In the case of violin e'', definitely. This was common practice in the 18th century. The violin e'' is the most highly tensioned string on any instrument and to achieve maximum life, should never be brought immediately to pitch right out of the package. There are several ways to do this; a spare violin, your usual violin, or a small tensioning rack (which we will be selling soon) is all that's needed. Bring the string slowly up to around 3 semitones low of intended pitch and leave it overnight. Then you will have a string ready to use when you need it. A good practice for installing any new gut string, except the largest, is in the evening to bring the string slowly up to 3 semitones low, leave it overnight, and finish tensioning in the morning.
  • What is the best way to install a new gut string?
    For highly tensioned strings such as violin e", and all viol top strings, the very best and only recommended,method, is to pre-tension the string by bringing it to near playing tension very slowly and letting it stabilize. A spare instrument is ideal or to construct a device to accomplish this. By doing this one has a string that is ready to be played on. The worst way to install a new gut string is to pull it out of the package and bring it immediately to playing tension, which can sometimes cause the string to break immediately, because the fibers need to adjust to being under tension. Doing this is the equivalent of a person sprinting without warming up the muscles prior.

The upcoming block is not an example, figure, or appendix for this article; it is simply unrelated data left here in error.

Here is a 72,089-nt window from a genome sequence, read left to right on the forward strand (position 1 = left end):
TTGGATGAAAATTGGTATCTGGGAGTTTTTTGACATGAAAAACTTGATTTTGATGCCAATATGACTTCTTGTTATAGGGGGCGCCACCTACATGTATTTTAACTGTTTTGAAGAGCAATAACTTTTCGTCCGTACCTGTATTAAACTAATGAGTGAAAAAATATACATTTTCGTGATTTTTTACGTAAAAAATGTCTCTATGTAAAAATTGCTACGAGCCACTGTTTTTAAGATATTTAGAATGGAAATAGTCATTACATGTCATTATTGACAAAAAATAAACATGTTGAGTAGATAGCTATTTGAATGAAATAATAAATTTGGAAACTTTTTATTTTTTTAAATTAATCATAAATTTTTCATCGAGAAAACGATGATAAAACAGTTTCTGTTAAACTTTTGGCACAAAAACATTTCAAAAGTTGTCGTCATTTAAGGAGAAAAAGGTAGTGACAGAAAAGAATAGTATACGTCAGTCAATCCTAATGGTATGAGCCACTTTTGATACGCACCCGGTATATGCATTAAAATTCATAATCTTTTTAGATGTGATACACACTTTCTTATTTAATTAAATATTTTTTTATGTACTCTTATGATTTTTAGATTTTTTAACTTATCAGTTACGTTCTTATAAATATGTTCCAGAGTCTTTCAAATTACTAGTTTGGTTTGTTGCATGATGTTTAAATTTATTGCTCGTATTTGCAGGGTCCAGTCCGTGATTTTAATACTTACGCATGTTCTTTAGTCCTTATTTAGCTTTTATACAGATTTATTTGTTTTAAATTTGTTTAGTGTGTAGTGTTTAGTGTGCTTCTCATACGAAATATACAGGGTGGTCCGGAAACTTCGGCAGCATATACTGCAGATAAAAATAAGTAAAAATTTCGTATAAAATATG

• How can I extend the life of my gut strings?
    We recommend detuning the highly tensioned top strings after every playing session by a whole step or so. While this may seem counter-intuitive, it is the prolonged tension that causes strings to break, not tuning up or down. Sometimes this can increase string life considerably. We feel this was such a common practice in the day that it was not even written down. Pujol recommends doing this in his classical guitar method book from the early 20th century.